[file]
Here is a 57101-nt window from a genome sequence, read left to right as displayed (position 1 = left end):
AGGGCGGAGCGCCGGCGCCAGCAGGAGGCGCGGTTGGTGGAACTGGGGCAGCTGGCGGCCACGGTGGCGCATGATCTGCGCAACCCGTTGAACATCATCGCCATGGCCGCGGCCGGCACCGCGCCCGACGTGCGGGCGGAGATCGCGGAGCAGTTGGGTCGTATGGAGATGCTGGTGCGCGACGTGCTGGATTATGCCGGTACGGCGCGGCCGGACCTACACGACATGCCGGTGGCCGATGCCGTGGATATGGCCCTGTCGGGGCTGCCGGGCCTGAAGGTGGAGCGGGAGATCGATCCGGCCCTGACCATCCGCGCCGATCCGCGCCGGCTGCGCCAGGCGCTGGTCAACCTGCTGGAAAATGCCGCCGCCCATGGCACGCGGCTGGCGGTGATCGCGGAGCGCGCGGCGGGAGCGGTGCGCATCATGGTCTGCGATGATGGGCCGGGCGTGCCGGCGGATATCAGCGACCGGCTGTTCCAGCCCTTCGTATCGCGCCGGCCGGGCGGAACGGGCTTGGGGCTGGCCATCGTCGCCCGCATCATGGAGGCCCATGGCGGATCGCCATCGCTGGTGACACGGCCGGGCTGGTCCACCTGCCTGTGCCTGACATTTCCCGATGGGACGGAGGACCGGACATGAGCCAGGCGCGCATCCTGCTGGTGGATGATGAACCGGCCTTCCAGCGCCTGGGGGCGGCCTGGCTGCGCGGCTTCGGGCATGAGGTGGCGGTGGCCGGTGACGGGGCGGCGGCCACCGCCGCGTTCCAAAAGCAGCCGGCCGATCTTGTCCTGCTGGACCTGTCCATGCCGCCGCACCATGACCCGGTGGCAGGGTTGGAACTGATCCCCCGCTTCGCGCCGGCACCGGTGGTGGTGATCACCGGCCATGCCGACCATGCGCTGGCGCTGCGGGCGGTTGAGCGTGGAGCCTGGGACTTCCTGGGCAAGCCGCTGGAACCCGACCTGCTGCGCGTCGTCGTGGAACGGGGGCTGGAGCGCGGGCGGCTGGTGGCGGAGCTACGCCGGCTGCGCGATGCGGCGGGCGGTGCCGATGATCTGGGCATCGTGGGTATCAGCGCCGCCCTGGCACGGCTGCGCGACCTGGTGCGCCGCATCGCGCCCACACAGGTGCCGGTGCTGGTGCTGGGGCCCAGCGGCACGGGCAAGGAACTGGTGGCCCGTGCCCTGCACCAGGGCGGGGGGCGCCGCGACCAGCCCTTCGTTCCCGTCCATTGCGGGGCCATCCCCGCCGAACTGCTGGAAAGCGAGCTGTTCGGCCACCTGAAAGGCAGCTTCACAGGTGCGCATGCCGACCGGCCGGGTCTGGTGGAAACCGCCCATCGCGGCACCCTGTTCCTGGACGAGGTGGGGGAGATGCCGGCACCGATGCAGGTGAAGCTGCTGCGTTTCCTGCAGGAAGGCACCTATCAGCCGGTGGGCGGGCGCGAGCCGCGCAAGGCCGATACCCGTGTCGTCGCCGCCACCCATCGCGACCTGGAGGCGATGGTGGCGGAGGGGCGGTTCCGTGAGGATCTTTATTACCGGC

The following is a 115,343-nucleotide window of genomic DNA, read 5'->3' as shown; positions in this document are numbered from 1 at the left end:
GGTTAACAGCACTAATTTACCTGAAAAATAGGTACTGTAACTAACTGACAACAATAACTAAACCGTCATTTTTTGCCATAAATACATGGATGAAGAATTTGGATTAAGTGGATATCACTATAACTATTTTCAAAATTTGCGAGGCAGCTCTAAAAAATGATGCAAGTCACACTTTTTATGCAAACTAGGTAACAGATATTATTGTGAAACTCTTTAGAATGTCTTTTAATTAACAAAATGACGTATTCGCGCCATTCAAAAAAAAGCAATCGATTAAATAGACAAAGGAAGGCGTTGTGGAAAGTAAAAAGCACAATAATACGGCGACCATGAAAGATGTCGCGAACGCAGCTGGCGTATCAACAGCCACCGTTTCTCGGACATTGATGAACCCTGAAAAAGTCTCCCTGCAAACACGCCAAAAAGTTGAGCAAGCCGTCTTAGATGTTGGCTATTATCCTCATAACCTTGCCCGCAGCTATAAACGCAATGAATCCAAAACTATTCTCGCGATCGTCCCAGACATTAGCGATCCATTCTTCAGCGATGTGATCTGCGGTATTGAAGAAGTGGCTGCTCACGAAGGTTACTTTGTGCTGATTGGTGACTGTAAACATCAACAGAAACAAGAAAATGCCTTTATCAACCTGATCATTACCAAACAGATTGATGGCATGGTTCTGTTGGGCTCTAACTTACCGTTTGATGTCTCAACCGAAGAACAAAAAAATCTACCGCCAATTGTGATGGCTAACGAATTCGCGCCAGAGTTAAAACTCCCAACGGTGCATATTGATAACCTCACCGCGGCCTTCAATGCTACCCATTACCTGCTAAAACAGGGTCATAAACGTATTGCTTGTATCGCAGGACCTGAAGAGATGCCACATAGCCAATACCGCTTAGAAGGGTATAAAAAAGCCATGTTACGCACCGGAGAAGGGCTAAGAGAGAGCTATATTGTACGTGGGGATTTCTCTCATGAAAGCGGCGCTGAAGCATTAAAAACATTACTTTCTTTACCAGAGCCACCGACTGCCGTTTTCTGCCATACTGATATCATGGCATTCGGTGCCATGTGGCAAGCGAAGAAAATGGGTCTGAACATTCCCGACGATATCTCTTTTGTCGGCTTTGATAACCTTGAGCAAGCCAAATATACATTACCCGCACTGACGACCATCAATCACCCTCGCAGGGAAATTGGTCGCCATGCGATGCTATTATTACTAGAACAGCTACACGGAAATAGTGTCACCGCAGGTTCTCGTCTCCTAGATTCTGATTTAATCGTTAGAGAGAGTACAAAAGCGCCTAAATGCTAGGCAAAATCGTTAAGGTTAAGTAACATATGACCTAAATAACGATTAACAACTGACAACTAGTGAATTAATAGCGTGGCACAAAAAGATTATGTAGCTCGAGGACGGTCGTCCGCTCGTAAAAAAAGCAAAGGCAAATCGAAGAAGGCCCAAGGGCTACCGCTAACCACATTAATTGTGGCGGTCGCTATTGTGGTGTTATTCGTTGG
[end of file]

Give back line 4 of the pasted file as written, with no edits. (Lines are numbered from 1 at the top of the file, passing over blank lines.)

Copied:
GGTTAACAGCACTAATTTACCTGAAAAATAGGTACTGTAACTAACTGACAACAATAACTAAACCGTCATTTTTTGCCATAAATACATGGATGAAGAATTTGGATTAAGTGGATATCACTATAACTATTTTCAAAATTTGCGAGGCAGCTCTAAAAAATGATGCAAGTCACACTTTTTATGCAAACTAGGTAACAGATATTATTGTGAAACTCTTTAGAATGTCTTTTAATTAACAAAATGACGTATTCGCGCCATTCAAAAAAAAGCAATCGATTAAATAGACAAAGGAAGGCGTTGTGGAAAGTAAAAAGCACAATAATACGGCGACCATGAAAGATGTCGCGAACGCAGCTGGCGTATCAACAGCCACCGTTTCTCGGACATTGATGAACCCTGAAAAAGTCTCCCTGCAAACACGCCAAAAAGTTGAGCAAGCCGTCTTAGATGTTGGCTATTATCCTCATAACCTTGCCCGCAGCTATAAACGCAATGAATCCAAAACTATTCTCGCGATCGTCCCAGACATTAGCGATCCATTCTTCAGCGATGTGATCTGCGGTATTGAAGAAGTGGCTGCTCACGAAGGTTACTTTGTGCTGATTGGTGACTGTAAACATCAACAGAAACAAGAAAATGCCTTTATCAACCTGATCATTACCAAACAGATTGATGGCATGGTTCTGTTGGGCTCTAACTTACCGTTTGATGTCTCAACCGAAGAACAAAAAAATCTACCGCCAATTGTGATGGCTAACGAATTCGCGCCAGAGTTAAAACTCCCAACGGTGCATATTGATAACCTCACCGCGGCCTTCAATGCTACCCATTACCTGCTAAAACAGGGTCATAAACGTATTGCTTGTATCGCAGGACCTGAAGAGATGCCACATAGCCAATACCGCTTAGAAGGGTATAAAAAAGCCATGTTACGCACCGGAGAAGGGCTAAGAGAGAGCTATATTGTACGTGGGGATTTCTCTCATGAAAGCGGCGCTGAAGCATTAAAAACATTACTTTCTTTACCAGAGCCACCGACTGCCGTTTTCTGCCATACTGATATCATGGCATTCGGTGCCATGTGGCAAGCGAAGAAAATGGGTCTGAACATTCCCGACGATATCTCTTTTGTCGGCTTTGATAACCTTGAGCAAGCCAAATATACATTACCCGCACTGACGACCATCAATCACCCTCGCAGGGAAATTGGTCGCCATGCGATGCTATTATTACTAGAACAGCTACACGGAAATAGTGTCACCGCAGGTTCTCGTCTCCTAGATTCTGATTTAATCGTTAGAGAGAGTACAAAAGCGCCTAAATGCTAGGCAAAATCGTTAAGGTTAAGTAACATATGACCTAAATAACGATTAACAACTGACAACTAGTGAATTAATAGCGTGGCACAAAAAGATTATGTAGCTCGAGGACGGTCGTCCGCTCGTAAAAAAAGCAAAGGCAAATCGAAGAAGGCCCAAGGGCTACCGCTAACCACATTAATTGTGGCGGTCGCTATTGTGGTGTTATTCGTTGG